And so the yeshiva began to come back, and to grow, and new students came, and the spirit was contagious, and the classes were alive with the Voice of Torah. Their learning became famous throughout the land. It was as though a holy fire had swept through the Academy, and people came just to be part of it. Many gave money and the Yeshiva prospered. Joy was in the air and music in the windows. At the end of each day, when the Rabbis met in their study, there was peace and gratitude and humble satisfaction.

One evening the Rosh Yeshiva announced, “We must pay our respects to the Rabbi in the Forest. It is not right that we have not visited him. His advice has changed us and the Yeshiva. We are alive again! This is part of Messiah! We must visit him and bring him a gift.”

The Rabbis agreed and a time was set for when the students were away. Again they were driven deep into the forest. The Rosh Yeshiva carried a beautifully decorated Megilat Purim in a silver canister engraved with beautiful images of Eretz Yisrael.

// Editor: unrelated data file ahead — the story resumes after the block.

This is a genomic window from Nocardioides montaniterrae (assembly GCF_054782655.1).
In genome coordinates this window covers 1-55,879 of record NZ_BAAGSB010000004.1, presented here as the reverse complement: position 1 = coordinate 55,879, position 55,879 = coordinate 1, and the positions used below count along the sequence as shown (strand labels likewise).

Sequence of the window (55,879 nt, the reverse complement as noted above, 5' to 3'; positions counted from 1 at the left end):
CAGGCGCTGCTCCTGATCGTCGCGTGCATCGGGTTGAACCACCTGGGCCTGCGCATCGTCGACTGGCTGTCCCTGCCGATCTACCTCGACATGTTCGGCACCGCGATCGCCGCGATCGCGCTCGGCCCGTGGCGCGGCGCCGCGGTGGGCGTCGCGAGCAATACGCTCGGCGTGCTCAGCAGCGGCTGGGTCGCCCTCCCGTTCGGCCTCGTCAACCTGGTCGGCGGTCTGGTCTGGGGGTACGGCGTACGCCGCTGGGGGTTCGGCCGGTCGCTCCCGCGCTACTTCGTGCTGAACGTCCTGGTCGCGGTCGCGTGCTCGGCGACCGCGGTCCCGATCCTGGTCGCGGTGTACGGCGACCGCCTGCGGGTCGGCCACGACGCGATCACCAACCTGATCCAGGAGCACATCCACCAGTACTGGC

After a while on the path through the forest, they came to the clearing where the cabin had been standing. But there was nothing there. Not even a sign. The holy man and the cabin were gone. Astounded, the Rabbis looked at each other. How could this be? Even if he had left and taken the cabin with him, there would have been signs on the ground.

The forest seemed to close in on them. A cold wind whispered in the trees. A thought passed through their minds. He already told us. . . . One of us…. is the Messiah. The Rosh Yeshiva raised his hands to the heavens, and called out, “That was no regular holy man! That was Eliyahu HaNavi, who has come to save us.”


And that was how Elijah the Prophet comes to announce the coming of the Messiah.

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© Avraham Shira                                                                                                                                                                                                                  rabbiavrahamshira@gmail.com